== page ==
I have written previously about the personal significance of my tool chest (particularly in issue 224) but in short this is a traditional 18th century English design, recently re-popularised by Christopher Schwarz in his book The Anarchist’s Tool Chest (Lost Art Press, 2011). The chest serves several critical functions in my workshop. It protects my tools from dust and moisture (the two key ingredients of rust) and serves as an excellent vessel for both storing tools and working from. Because of the robust construction (a dovetailed carcase, and mortise and tenon lid, all in inch thick southern yellow pine), the tool chest will also serve as an ark for my tools, ensuring that my children, and their children, can continue to use my tools for many years to come. But most of all, my Anarchist’s Tool Chest is a constant reminder of how I want to approach my craft. It is a reminder of the countless craftsmen who came before me and used the same traditional tools, techniques (and yes, form of tool chest) as I do, and of those that will follow the same path long after I am gone.
It’s hard to believe that the European Woodworking Show finished a week ago now, and I am typing this one handed while pinned to the sofa under the apprentice as she gently snores (even more incredible is that she is 5 weeks and 3 days old already). Last weekend was a huge blast, despite the 3am alarm clock on the Saturday morning. Thank you so much to everyone who stopped by my stand to say hello or to talk about lutherie.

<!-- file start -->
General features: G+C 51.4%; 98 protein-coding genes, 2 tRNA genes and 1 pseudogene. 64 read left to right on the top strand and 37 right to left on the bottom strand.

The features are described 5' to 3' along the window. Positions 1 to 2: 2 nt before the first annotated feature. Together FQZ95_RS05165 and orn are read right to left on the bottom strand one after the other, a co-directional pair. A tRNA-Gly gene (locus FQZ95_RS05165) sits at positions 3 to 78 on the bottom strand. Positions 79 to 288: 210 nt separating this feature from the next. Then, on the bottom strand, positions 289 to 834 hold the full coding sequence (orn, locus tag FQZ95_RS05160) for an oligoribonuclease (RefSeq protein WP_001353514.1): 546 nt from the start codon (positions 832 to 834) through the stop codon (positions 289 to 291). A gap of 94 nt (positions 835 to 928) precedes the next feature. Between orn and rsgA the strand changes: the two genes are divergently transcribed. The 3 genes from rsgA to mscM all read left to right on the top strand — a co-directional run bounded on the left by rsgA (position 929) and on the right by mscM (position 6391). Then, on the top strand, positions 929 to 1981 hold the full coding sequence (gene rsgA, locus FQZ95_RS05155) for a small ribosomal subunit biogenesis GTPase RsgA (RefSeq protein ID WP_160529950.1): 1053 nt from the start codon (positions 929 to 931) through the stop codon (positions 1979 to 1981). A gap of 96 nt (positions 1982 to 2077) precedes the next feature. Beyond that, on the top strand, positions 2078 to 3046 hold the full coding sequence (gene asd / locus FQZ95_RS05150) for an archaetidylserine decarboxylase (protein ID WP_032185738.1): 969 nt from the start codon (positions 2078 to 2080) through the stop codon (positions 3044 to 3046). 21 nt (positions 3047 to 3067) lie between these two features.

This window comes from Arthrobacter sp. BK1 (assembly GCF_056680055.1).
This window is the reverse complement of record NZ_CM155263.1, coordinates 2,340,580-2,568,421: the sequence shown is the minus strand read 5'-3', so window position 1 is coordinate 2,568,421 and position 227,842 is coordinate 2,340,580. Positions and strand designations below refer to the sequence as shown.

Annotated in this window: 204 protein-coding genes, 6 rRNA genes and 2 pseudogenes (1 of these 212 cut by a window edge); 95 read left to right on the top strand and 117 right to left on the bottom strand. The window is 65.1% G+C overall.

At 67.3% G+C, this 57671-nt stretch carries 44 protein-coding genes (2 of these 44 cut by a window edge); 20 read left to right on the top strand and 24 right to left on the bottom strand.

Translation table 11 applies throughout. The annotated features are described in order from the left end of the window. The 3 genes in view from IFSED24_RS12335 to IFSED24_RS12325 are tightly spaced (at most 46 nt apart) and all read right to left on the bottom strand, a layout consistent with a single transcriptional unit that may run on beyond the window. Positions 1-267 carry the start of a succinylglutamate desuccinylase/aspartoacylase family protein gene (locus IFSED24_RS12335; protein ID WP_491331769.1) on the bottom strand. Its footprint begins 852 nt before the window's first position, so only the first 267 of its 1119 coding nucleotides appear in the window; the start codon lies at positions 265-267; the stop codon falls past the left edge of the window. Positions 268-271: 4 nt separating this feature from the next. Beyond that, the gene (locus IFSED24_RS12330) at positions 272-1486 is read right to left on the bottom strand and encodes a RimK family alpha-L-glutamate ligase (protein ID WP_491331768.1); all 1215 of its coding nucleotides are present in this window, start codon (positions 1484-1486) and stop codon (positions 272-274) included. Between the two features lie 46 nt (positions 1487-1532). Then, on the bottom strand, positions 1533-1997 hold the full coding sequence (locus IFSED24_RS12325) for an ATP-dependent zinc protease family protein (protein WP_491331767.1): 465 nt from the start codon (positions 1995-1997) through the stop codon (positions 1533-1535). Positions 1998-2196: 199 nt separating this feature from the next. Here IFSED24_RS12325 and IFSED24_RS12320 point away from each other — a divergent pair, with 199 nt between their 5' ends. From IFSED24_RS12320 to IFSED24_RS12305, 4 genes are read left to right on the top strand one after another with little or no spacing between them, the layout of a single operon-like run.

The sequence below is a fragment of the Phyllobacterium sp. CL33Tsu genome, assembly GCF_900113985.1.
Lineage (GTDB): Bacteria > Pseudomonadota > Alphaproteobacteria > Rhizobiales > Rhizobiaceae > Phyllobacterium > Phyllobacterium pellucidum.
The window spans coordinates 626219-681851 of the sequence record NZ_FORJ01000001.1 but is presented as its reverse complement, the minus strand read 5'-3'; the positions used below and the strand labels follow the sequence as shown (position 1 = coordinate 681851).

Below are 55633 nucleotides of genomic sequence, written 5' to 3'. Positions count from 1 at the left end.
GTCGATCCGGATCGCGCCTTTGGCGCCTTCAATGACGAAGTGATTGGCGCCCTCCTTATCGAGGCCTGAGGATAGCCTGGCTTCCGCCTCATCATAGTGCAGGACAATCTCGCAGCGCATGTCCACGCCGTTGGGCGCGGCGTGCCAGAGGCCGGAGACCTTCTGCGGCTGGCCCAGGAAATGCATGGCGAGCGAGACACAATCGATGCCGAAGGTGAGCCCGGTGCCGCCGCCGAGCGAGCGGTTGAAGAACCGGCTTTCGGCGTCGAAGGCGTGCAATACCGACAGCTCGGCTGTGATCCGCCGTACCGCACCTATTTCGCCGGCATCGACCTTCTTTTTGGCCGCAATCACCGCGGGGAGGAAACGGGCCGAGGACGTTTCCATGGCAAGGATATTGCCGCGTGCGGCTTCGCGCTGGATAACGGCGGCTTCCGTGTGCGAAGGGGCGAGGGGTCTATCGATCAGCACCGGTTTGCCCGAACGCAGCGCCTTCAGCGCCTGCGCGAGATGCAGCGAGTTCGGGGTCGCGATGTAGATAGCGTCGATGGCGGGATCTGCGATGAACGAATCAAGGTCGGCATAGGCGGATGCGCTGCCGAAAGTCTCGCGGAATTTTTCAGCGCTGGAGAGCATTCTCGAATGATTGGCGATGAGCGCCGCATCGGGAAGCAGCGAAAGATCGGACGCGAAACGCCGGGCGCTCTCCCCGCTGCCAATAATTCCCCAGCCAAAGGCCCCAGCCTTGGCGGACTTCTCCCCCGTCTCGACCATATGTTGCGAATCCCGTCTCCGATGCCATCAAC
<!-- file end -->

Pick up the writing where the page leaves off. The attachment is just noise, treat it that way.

The show really was an incredible event. I wasn’t entirely sure what to expect, as I’ve not demonstrated at a woodwork show before, and unlike most of the demonstrators there, I wasn’t really selling anything (other than myself). As it happened, I didn’t have any opportunity to work on the parlour guitar over the course of the weekend, as I had a constant stream of people wanting to look at Esmerelda and the tool chest, talk about some of my recent articles in Furniture & Cabinetmaking, and generally talk about lutherie and furniture making.
One of the highlights of the show for me was getting to catch up with so many good friends, and to meet other makers, including some of the people behind my favourite tools. This networking has inevitably opened up new opportunities, which I hope to be able to write about on the blog in the coming months. But for now, expect a couple of exciting new articles, a forthcoming blog collaboration project with the Minimalist Woodworker, and also the opportunity to come and learn some lutherie techniques from me in the classroom. All of which I am greatly looking forward to.
The quality of participants at EWS was of an incredibly high standard (where else does Sunday morning start with David Charlesworth trying out one of your guitars?), and I was honoured to be invited to take part in the show. The following is just a sample of the folk I enjoyed meeting and talking to over the course of the weekend (and apologies to anyone I didn’t get a photo with, I will be sure to make amends at EWS 2017!).
I’m already booked in for EWS 2017, and will have the apprentice with me for that show (child labour laws say it’s fine to have 2 year olds working for you, right?). So look forward to seeing everyone there in two years!